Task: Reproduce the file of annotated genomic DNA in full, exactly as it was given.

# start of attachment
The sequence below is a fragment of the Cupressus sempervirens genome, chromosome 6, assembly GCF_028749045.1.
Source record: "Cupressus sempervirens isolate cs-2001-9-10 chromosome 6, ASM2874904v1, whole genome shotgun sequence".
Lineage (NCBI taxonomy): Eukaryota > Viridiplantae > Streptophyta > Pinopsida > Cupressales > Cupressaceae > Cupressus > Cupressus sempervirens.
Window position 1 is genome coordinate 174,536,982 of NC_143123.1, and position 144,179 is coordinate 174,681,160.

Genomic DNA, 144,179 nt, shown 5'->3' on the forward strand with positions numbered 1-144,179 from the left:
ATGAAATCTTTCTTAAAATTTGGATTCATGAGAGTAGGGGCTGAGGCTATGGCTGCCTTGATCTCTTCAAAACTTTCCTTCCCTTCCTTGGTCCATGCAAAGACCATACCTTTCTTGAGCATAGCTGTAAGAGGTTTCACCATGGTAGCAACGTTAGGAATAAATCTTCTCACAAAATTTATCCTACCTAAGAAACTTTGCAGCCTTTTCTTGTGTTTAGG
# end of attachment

The sequence below is a fragment of the Cupressus sempervirens genome, chromosome 6, assembly GCF_028749045.1.
Source record: "Cupressus sempervirens isolate cs-2001-9-10 chromosome 6, ASM2874904v1, whole genome shotgun sequence".
Lineage (NCBI taxonomy): Eukaryota > Viridiplantae > Streptophyta > Pinopsida > Cupressales > Cupressaceae > Cupressus > Cupressus sempervirens.
Window position 1 is genome coordinate 174,536,982 of NC_143123.1, and position 144,179 is coordinate 174,681,160.

Genomic DNA, 144,179 nt, shown 5'->3' on the forward strand with positions numbered 1-144,179 from the left:
ATGAAATCTTTCTTAAAATTTGGATTCATGAGAGTAGGGGCTGAGGCTATGGCTGCCTTGATCTCTTCAAAACTTTCCTTCCCTTCCTTGGTCCATGCAAAGACCATACCTTTCTTGAGCATAGCTGTAAGAGGTTTCACCATGGTAGCAACGTTAGGAATAAATCTTCTCACAAAATTTATCCTACCTAAGAAACTTTGCAGCCTTTTCTTGTGTTTAGG